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Author Topic: Tooken & Just  (Read 16958 times)

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Smitty

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Re: Tooken & Just
« Reply #75 on: June 25, 2011, 09:18:24 AM »
Thank you, everyone, for sharing your stories. I especially appreciate the stories about people who continue to use the wrong word, or mangle the right one, even after being told that they're doing it wrong. It's nice to know my coworker isn't the only one who persists. Fortunately, "tooken" and "the just of it" are not likely to come up in written correspondence in our jobs, so my coworker is not likely to send out an email or letter with these mistakes. Unfortunately, I think that would be the only way I could politely bring it up; she usually asks me to proofread anything she writes for company-wide distribution, so that would be my only opportunity to tell her.

I have heard someone else in the office tell her "'Tooken' is not a word" (and her response was "I know, I just say it. It's a habit."). If something that blunt doesn't get her to stop using the word, I don't think there is any polite way to press it further. It's a shame, because the way she speaks does harm her image at work.

And I am going to call it a "toe-free number" from now on, because that is too funny. How could anyone with a television get to adulthood not knowing that it's a "toll-free" number, with all the commercials that have it right up there on the screen? Print ads, too?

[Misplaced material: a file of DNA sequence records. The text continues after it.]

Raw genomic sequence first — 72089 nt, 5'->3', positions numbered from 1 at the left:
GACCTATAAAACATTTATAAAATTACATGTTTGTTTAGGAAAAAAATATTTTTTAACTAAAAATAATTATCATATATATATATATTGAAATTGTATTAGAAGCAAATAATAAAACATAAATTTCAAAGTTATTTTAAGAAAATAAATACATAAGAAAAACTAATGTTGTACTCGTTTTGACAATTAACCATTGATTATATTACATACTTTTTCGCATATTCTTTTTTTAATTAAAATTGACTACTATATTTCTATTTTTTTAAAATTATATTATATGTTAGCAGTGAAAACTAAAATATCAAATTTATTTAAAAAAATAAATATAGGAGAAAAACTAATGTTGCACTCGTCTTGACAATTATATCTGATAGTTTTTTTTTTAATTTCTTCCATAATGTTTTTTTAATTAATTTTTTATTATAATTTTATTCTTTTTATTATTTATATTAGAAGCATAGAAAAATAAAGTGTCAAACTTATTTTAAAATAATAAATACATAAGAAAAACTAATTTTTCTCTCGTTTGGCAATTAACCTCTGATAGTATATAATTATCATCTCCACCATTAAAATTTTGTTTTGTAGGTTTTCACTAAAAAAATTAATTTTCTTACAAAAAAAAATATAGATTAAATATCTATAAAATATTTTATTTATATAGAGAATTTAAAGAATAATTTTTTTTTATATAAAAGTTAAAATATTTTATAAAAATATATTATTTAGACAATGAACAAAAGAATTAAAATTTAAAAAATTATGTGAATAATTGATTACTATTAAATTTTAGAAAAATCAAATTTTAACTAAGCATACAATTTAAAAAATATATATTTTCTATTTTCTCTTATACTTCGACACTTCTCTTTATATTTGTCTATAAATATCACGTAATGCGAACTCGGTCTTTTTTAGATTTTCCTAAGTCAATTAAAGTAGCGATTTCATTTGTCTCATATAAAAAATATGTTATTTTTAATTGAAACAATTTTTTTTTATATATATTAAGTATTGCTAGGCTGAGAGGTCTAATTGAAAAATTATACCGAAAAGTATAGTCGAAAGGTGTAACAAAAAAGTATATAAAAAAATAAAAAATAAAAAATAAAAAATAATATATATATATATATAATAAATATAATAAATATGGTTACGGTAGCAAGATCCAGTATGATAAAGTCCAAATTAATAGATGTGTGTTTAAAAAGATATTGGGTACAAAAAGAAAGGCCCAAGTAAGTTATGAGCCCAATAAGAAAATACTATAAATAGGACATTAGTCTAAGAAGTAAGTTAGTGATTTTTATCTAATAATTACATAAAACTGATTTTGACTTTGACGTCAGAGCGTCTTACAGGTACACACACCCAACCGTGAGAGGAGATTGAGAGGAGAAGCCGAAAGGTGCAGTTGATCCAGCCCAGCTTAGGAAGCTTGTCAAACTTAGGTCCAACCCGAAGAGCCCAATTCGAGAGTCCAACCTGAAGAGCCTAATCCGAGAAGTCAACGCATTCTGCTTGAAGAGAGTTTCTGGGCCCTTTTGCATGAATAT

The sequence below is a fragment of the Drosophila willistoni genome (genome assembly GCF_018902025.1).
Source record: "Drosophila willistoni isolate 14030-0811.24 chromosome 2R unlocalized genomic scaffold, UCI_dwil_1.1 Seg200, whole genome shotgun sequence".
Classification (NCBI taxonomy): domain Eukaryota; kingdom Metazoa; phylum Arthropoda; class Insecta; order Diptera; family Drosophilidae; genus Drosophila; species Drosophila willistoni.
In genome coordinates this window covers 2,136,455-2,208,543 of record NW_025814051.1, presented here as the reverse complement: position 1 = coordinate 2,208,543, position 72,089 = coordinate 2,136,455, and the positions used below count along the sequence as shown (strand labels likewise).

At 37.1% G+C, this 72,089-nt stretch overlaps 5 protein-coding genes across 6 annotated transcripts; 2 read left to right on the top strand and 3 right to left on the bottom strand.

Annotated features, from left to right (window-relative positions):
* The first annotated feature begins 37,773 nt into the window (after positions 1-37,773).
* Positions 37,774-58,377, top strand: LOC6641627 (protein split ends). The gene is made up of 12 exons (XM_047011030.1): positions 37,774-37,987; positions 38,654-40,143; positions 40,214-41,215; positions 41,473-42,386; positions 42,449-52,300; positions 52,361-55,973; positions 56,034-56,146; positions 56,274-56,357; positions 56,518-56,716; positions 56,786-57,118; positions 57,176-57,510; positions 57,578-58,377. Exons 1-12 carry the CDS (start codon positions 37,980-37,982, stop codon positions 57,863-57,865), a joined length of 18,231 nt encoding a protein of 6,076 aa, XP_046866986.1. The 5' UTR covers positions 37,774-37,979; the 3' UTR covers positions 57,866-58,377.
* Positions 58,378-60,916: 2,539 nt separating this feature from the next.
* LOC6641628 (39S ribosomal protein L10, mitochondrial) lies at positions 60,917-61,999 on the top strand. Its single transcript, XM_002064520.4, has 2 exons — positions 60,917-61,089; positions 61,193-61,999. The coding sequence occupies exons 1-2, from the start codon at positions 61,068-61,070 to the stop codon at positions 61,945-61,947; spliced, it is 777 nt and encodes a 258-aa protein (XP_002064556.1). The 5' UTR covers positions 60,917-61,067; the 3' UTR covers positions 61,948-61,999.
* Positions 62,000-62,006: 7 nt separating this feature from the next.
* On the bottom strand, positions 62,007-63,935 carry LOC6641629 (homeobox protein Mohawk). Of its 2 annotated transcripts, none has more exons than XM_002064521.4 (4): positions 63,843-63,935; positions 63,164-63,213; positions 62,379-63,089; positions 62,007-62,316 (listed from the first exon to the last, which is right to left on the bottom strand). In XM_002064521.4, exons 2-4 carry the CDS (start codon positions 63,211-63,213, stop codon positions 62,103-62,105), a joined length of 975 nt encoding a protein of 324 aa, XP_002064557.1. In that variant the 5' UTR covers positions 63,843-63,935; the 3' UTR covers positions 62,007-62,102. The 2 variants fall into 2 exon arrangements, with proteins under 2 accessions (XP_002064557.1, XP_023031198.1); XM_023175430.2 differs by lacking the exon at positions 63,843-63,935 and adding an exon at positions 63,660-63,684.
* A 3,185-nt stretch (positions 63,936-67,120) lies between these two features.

(The spell check recommended I change "toll-free" to "hellfire." :D)

I am the DW in the Yellow Dart's post above. When I am relaxed at home, my brain sometimes slips a gear and another word pops out in place of the one I meant to say. Usually a related word. Something like "Can you hand me the serving?" instead of "Can you hand me the spatula?" Never happens at work, or out in public at all, just at home with me and DH.

Lady Snowdon

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Re: Tooken & Just
« Reply #76 on: June 25, 2011, 09:20:43 AM »
One of my coworkers loves the word "irregardless" and uses it in almost every call he takes.  It drives me up the wall.  It is actually in the dictionary, but I think it sounds incredibly wrong, and that "regardless" would be a much better word to use.  http://www.merriam-webster.com/dictionary/irregardless

Another coworker doesn't really seem to have figured out what "mortified" means.  No matter what happens, he was always mortified.  He says things like "We won the game, and I almost won MVP for the tournament!  I was mortified!" or "Then my parents came up to Rochester for the day and we had lunch.  I told them about my new boyfriend, and it was mortifying!".  I'm often left trying to figure out what he actually meant.  

The Legend of Daisy

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Re: Tooken & Just
« Reply #77 on: June 25, 2011, 09:21:55 AM »
DH puts extra sounds into words randomly. 

S'mores are shmores.

Is your DH Sean Connery?

TootsNYC

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Re: Tooken & Just
« Reply #78 on: June 25, 2011, 09:35:29 AM »